The Senate broadcasts sports events from the Cleveland Metropolitan School District live

A few weeks ago, as Bakari Lewis wrapped up the broadcast of a Lincoln West-Cleveland JFK high school women’s basketball game, he interviewed one of JFK’s players, rookie Precious Elam and coach- chef Rhonda Scharf on the 69-31 win.

“Afterwards, she (Scharf) was just thrilled that we highlighted the kids and introduced them,” said Lewis, a former Shaker Heights High School basketball player. “They were just too excited about it, for anyone to care.”

The game was one of the first broadcasts on Senator Live, a free streaming service launched in January for students and families in the Cleveland Metropolitan School District.

The service will broadcast 30 Senate League sporting events – live and on-demand – in the first year of a three-year deal. Senate Live’s first broadcasts were basketball games for high school boys and girls, but it has already expanded to sports such as swimming, wrestling and indoor track as part of its partnership with DistrictWON.

“We had never streamed on our sports sites before, so having this opportunity come to us like this was a dream come true,” said Desiree Powell, director of interscholastic athletics at CMSD. “A lot of sporting directors would like to be in my shoes.”

DistrictWON, which is based in Rocky River, is a national company that seeks to bring funds to school districts through sponsorship programs it signs with business partners such as Kia, T-Mobile and Farmers Insurance. Bowling Green State University is the “presenting sponsor” of Senator Live, which is also sponsored by Falls & Co., a Cleveland-based marketing company, and First Federal Lakewood.

“We’re kind of like a giant booster club,” said DistrictWON CEO and President Peter Fitzpatrick. “Let me give you an example. FirstEnergy pays who knows what to sponsor the Browns stadium all year round. So we’ll go to a big company like FirstEnergy and say, ‘In addition to – or instead of – doing this, why haven’t we placed your signs in the end zones of 250 high school stadiums in northeast Ohio?

“We charge a little less, and we take that money and pass it on to the schools where the signs are.”

High school streaming services aren’t new. Many school districts across the country have adopted them in recent years, a trend that has only accelerated during the COVID-19 pandemic. But they’re more common in affluent communities and can cost $10 a month or more.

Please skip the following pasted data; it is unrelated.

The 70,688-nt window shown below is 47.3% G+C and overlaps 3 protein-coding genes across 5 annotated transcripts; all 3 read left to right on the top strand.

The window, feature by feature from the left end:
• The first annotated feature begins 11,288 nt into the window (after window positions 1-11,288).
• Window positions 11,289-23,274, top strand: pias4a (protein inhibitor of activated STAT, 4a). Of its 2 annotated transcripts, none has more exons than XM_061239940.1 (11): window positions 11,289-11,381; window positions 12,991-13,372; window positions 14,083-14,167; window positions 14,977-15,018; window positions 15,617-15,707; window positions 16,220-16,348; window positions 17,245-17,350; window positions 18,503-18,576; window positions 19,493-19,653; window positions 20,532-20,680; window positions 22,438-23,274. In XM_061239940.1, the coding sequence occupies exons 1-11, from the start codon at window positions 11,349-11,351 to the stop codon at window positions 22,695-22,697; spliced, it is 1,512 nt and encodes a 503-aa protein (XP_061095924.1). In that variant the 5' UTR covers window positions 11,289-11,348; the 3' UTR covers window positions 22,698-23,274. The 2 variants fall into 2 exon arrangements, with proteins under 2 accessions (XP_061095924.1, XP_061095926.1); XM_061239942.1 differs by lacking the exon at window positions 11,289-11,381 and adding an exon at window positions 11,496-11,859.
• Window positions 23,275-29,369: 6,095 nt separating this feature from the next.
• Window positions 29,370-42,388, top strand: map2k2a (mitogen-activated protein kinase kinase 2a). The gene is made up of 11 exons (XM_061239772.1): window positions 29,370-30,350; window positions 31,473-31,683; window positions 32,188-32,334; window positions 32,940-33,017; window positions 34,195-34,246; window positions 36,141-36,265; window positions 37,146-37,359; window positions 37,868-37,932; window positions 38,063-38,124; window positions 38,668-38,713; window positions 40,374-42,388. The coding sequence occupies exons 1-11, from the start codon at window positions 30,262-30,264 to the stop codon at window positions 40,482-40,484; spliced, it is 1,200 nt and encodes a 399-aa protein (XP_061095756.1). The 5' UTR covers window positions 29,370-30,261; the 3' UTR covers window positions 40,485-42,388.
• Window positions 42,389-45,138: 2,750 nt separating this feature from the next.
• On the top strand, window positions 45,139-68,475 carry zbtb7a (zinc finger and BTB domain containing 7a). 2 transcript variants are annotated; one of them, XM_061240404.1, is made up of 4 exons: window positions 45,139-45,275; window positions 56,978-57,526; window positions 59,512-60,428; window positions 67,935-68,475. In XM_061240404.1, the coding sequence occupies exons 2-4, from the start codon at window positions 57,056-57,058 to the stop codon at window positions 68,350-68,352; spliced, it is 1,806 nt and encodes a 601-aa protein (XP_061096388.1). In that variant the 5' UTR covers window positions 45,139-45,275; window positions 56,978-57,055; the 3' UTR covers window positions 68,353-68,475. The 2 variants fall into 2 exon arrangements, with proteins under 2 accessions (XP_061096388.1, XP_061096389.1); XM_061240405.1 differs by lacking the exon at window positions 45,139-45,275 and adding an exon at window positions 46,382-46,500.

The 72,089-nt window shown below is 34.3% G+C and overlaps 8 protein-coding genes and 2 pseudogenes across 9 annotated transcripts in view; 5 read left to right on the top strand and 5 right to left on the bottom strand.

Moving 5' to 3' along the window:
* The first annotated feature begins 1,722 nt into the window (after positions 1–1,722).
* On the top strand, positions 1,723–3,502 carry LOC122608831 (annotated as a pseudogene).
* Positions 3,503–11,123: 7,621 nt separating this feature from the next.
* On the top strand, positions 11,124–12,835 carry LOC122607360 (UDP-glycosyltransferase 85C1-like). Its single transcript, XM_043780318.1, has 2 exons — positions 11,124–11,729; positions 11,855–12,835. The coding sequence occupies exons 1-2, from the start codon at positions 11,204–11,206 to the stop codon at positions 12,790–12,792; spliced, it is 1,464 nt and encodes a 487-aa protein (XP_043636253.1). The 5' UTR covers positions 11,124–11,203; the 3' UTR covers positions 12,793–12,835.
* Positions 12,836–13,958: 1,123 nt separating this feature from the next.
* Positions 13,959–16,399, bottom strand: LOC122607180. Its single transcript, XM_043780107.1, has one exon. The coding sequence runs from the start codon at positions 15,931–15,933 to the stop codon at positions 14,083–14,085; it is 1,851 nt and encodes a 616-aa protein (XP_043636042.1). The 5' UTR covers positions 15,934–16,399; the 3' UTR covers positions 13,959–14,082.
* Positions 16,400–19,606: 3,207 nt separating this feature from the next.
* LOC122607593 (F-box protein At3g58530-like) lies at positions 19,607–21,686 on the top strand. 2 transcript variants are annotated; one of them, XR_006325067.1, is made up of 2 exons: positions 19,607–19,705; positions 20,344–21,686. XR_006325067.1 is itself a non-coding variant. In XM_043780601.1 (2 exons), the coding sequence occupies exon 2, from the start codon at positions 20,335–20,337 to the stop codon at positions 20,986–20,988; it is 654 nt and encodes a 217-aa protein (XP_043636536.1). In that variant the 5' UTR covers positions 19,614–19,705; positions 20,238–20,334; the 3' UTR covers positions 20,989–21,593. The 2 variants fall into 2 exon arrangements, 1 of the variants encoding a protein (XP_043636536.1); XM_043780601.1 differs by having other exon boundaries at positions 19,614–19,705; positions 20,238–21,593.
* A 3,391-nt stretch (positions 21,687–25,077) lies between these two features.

“Unfortunately, a number of schools were left behind (streaming), and one category was urban school districts,” Fitzpatrick said. “We are dedicated to this area – we’ve been a long-time Cleveland-based company – and this was something we felt was important to do to support the foundation of this area, which is young children in CMSD.

“What’s funny to me is that a lot of kids in Cleveland and CMSD have never had a game on any platform. It’s a joy to see us doing events that aren’t usually covered. “

Senate Live has also been a blessing for family members who can’t always make it to the games, whether because of COVID-19, inadequate transportation, or because they live out of the area. or even out of state.

“We even have extended family that lives in other countries,” Powell said. “I check in with them (DistrictWON) all the time and ask them, ‘Where are people watching us from? What kind of exposure are we from?'”

The answer: a little. A recent Senate League boys’ basketball game at Rocket Mortgage FieldHouse drew over 1,100 viewers despite only starting around 10 p.m. due to a Cleveland Cavaliers home game.

“We’ll only see maybe 200 people in the stands for the fight, and they’ll tell me there’s 300 or 400 people watching online,” Powell said. “I’m like, ‘Are you serious?'”

Lewis is the executive producer of the shows, which use the Cleveland-based BoxCast streaming platform. The plan is that as the service grows, CMSD students will produce, operate and broadcast the majority of events.

“I believe a lot of students will be interested in doing this type of work,” Powell said. “We have something called Summer Learning Experiences, and there may be time this summer for the kids to do practice sessions, so by the time we go back to school, they’ll be ready to make games in real time.”

This is where Bowling Green comes in. The school hopes that once students gain interest and experience in sports media, they will enroll in media programs like the one offered at Bowling Green. BGSU recently made news when one of its graduates, Everett Fitzhugh, became the first black announcer in NHL history when he was hired by expansion Seattle Kraken.

“The sports sector is woefully underrepresented in terms of minority involvement,” Fitzpatrick said. “It would be a great thing for us if we could help create something special in Cleveland.”

In some ways they already have. Lewis said he’s seen players get upset when he walks into a gym to do a show.

“You can tell they want to put in their best performance,” said Lewis, who played three seasons of college basketball at the Division I level for the University of Missouri-Kansas City. “Obviously it gives them exposure, but it also really captures that moment in their lives forever. It gives them something to look back on and say, ‘That’s who I was in high school. It gives them a tangible memory they will always have and reflect on for the rest of their lives.”

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